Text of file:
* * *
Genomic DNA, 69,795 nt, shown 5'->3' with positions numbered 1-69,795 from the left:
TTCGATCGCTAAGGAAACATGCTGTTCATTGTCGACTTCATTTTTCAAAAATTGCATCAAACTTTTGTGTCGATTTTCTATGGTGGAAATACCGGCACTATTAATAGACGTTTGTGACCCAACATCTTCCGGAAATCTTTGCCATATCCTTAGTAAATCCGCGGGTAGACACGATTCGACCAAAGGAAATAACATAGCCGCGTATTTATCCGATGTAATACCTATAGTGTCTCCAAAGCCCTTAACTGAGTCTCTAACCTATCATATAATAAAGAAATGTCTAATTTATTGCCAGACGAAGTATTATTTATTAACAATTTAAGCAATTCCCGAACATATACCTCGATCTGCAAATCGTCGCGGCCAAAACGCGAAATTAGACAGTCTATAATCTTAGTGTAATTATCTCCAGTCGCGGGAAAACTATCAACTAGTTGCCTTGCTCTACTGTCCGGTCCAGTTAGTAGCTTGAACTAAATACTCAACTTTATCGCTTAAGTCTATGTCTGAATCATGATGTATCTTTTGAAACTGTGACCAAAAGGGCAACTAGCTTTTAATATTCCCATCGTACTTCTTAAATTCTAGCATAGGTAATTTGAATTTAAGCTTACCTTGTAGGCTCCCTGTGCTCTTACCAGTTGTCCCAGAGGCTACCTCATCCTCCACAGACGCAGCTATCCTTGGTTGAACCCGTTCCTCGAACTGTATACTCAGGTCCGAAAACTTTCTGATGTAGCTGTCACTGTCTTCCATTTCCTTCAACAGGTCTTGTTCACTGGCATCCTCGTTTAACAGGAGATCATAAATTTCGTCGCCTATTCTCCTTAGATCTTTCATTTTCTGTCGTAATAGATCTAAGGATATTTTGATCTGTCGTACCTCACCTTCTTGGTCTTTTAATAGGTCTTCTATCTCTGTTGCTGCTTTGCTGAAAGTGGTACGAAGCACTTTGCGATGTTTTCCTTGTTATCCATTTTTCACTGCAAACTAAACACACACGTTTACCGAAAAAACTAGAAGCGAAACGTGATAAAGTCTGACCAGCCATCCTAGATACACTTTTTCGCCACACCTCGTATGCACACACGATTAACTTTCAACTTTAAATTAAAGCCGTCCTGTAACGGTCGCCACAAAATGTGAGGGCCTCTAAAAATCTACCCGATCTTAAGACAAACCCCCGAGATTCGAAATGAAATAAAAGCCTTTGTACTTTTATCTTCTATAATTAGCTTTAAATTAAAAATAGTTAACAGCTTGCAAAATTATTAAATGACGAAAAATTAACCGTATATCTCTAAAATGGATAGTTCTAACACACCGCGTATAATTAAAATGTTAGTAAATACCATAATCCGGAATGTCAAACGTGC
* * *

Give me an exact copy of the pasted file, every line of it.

Genomic DNA, 69,795 nt, shown 5'->3' with positions numbered 1-69,795 from the left:
TTCGATCGCTAAGGAAACATGCTGTTCATTGTCGACTTCATTTTTCAAAAATTGCATCAAACTTTTGTGTCGATTTTCTATGGTGGAAATACCGGCACTATTAATAGACGTTTGTGACCCAACATCTTCCGGAAATCTTTGCCATATCCTTAGTAAATCCGCGGGTAGACACGATTCGACCAAAGGAAATAACATAGCCGCGTATTTATCCGATGTAATACCTATAGTGTCTCCAAAGCCCTTAACTGAGTCTCTAACCTATCATATAATAAAGAAATGTCTAATTTATTGCCAGACGAAGTATTATTTATTAACAATTTAAGCAATTCCCGAACATATACCTCGATCTGCAAATCGTCGCGGCCAAAACGCGAAATTAGACAGTCTATAATCTTAGTGTAATTATCTCCAGTCGCGGGAAAACTATCAACTAGTTGCCTTGCTCTACTGTCCGGTCCAGTTAGTAGCTTGAACTAAATACTCAACTTTATCGCTTAAGTCTATGTCTGAATCATGATGTATCTTTTGAAACTGTGACCAAAAGGGCAACTAGCTTTTAATATTCCCATCGTACTTCTTAAATTCTAGCATAGGTAATTTGAATTTAAGCTTACCTTGTAGGCTCCCTGTGCTCTTACCAGTTGTCCCAGAGGCTACCTCATCCTCCACAGACGCAGCTATCCTTGGTTGAACCCGTTCCTCGAACTGTATACTCAGGTCCGAAAACTTTCTGATGTAGCTGTCACTGTCTTCCATTTCCTTCAACAGGTCTTGTTCACTGGCATCCTCGTTTAACAGGAGATCATAAATTTCGTCGCCTATTCTCCTTAGATCTTTCATTTTCTGTCGTAATAGATCTAAGGATATTTTGATCTGTCGTACCTCACCTTCTTGGTCTTTTAATAGGTCTTCTATCTCTGTTGCTGCTTTGCTGAAAGTGGTACGAAGCACTTTGCGATGTTTTCCTTGTTATCCATTTTTCACTGCAAACTAAACACACACGTTTACCGAAAAAACTAGAAGCGAAACGTGATAAAGTCTGACCAGCCATCCTAGATACACTTTTTCGCCACACCTCGTATGCACACACGATTAACTTTCAACTTTAAATTAAAGCCGTCCTGTAACGGTCGCCACAAAATGTGAGGGCCTCTAAAAATCTACCCGATCTTAAGACAAACCCCCGAGATTCGAAATGAAATAAAAGCCTTTGTACTTTTATCTTCTATAATTAGCTTTAAATTAAAAATAGTTAACAGCTTGCAAAATTATTAAATGACGAAAAATTAACCGTATATCTCTAAAATGGATAGTTCTAACACACCGCGTATAATTAAAATGTTAGTAAATACCATAATCCGGAATGTCAAACGTGC